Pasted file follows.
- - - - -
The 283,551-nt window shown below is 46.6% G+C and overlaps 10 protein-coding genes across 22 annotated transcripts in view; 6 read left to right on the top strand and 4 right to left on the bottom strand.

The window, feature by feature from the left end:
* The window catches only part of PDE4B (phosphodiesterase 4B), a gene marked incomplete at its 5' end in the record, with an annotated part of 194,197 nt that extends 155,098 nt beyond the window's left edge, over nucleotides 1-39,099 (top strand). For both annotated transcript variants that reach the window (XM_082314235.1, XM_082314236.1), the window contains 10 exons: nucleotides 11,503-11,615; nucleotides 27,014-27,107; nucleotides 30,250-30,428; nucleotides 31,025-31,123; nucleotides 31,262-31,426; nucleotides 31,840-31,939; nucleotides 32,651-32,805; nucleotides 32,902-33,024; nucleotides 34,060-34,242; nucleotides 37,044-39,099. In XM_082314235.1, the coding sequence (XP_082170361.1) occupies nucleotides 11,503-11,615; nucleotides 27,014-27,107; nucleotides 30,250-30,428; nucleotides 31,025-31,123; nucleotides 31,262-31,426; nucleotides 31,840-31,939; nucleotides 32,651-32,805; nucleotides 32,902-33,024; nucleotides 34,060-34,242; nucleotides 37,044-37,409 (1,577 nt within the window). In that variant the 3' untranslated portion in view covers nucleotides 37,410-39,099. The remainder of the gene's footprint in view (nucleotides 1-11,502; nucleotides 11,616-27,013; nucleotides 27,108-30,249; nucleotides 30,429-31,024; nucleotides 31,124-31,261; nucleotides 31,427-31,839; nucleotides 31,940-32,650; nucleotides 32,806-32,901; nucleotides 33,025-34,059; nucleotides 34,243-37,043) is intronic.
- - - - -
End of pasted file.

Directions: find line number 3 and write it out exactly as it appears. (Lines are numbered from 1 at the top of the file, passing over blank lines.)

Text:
* The window catches only part of PDE4B (phosphodiesterase 4B), a gene marked incomplete at its 5' end in the record, with an annotated part of 194,197 nt that extends 155,098 nt beyond the window's left edge, over nucleotides 1-39,099 (top strand). For both annotated transcript variants that reach the window (XM_082314235.1, XM_082314236.1), the window contains 10 exons: nucleotides 11,503-11,615; nucleotides 27,014-27,107; nucleotides 30,250-30,428; nucleotides 31,025-31,123; nucleotides 31,262-31,426; nucleotides 31,840-31,939; nucleotides 32,651-32,805; nucleotides 32,902-33,024; nucleotides 34,060-34,242; nucleotides 37,044-39,099. In XM_082314235.1, the coding sequence (XP_082170361.1) occupies nucleotides 11,503-11,615; nucleotides 27,014-27,107; nucleotides 30,250-30,428; nucleotides 31,025-31,123; nucleotides 31,262-31,426; nucleotides 31,840-31,939; nucleotides 32,651-32,805; nucleotides 32,902-33,024; nucleotides 34,060-34,242; nucleotides 37,044-37,409 (1,577 nt within the window). In that variant the 3' untranslated portion in view covers nucleotides 37,410-39,099. The remainder of the gene's footprint in view (nucleotides 1-11,502; nucleotides 11,616-27,013; nucleotides 27,108-30,249; nucleotides 30,429-31,024; nucleotides 31,124-31,261; nucleotides 31,427-31,839; nucleotides 31,940-32,650; nucleotides 32,806-32,901; nucleotides 33,025-34,059; nucleotides 34,243-37,043) is intronic.